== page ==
The Designers Republic returned to work on the visual style and artwork, as they did in the previous game. Music artists contributing to the in-game soundtrack included The Prodigy, The Future Sound of London, Chemical Brothers, Fluke and Underworld. There was also a popular soundtrack album. An entire nightclub tour was also initiated in conjunction with Red Bull energy drink, which was featured prominently throughout the game, before the drink actually gained popularity in the American market.
The songs of the PlayStation, Sega Saturn and the Windows and Mac versions could also be listened to by inserting the CD into a CD player (and skipping the first track). The soundtrack was also released as an audio CD, though with a different artist and track listing.
- Track listing PlayStation version
|1.||"We Have Explosive" (from Dead Cities, 1996)||Garry Cobain, Brian Dougans||The Future Sound of London||5:53|
|2.||"Landmass"||Garry Cobain, Brian Dougans||The Future Sound of London||4:29|
|3.||"Atom Bomb (Straight 6 Instrumental Mix)"||Fluke||Fluke||5:33|
|5.||"Dust up Beats"||Ed Simons, Tom Rowlands||The Chemical Brothers||6:07|
|6.||"Loops of Fury" (from Loops of Fury, 1996)||Ed Simons, Tom Rowlands||The Chemical Brothers||4:41|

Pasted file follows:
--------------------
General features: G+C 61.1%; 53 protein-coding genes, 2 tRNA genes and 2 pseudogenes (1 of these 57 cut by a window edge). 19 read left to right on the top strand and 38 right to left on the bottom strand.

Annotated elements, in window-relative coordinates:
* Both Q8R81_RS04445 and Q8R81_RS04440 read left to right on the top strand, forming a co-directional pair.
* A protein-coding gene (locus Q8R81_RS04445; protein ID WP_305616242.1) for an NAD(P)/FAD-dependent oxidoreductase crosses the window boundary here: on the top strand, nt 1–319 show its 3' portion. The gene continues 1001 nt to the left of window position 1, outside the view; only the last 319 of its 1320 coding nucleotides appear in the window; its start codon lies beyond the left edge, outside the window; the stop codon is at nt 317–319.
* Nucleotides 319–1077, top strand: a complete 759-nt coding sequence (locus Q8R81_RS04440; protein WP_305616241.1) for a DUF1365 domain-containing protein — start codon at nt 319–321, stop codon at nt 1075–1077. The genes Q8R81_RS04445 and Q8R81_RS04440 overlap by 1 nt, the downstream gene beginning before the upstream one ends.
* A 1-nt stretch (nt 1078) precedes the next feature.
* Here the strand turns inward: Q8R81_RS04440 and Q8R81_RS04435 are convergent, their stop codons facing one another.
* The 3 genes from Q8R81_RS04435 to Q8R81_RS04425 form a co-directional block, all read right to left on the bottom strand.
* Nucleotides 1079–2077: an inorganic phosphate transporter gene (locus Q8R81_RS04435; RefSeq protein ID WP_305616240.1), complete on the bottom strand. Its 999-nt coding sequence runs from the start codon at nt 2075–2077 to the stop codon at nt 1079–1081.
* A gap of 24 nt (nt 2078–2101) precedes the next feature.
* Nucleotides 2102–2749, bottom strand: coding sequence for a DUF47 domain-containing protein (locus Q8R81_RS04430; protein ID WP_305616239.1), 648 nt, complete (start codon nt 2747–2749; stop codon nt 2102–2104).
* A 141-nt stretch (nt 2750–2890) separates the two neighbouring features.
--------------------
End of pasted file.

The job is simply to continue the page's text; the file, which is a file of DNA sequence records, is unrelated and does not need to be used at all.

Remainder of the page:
|7.||"The Third Sequence" (from The Third Sequence / Titan, 1996)||Rupert Parkes||Photek||4:48|
|8.||"Tin There (Underworld Edit)" (from Pearl's Girl, 1996)||Darren Emerson, Rick Smith||Underworld||6:08|
|9.||"Firestarter (Instrumental)" (from Firestarter, 1996)||Liam Howlett, Keith Flint||The Prodigy||4:39|
|10.||"Canada"||Tim Wright||CoLD SToRAGE||6:14|
|11.||"Body in Motion"||Tim Wright||CoLD SToRAGE||5:14|
- Track listing Saturn version
|1.||"Kinkong"||Tim Wright||CoLD SToRAGE||4:31|
|2.||"Plasticity"||Tim Wright||CoLD SToRAGE||3:55|
|3.||"Messij Xtnd"||Tim Wright||CoLD SToRAGE||9:22|
|4.||"Body In Motion"||Tim Wright||CoLD SToRAGE||5:15|
|5.||"Canada"||Tim Wright||CoLD SToRAGE||6:13|
|6.||"Tenation"||Tim Wright||CoLD SToRAGE||2:42|
|7.||"Surgeon"||Tim Wright||CoLD SToRAGE||4:06|
|8.||"Body Plus"||Tim Wright||CoLD SToRAGE||9:22|
|9.||"Hakapik Murder"||Tim Wright||CoLD SToRAGE||4:08|
|10.||"Messij Received"||Tim Wright||CoLD SToRAGE||4:18|
- Track listing Mac version
The Mac version uses the same tracks as the Saturn version with the exception of "Body Plus," and in a different order.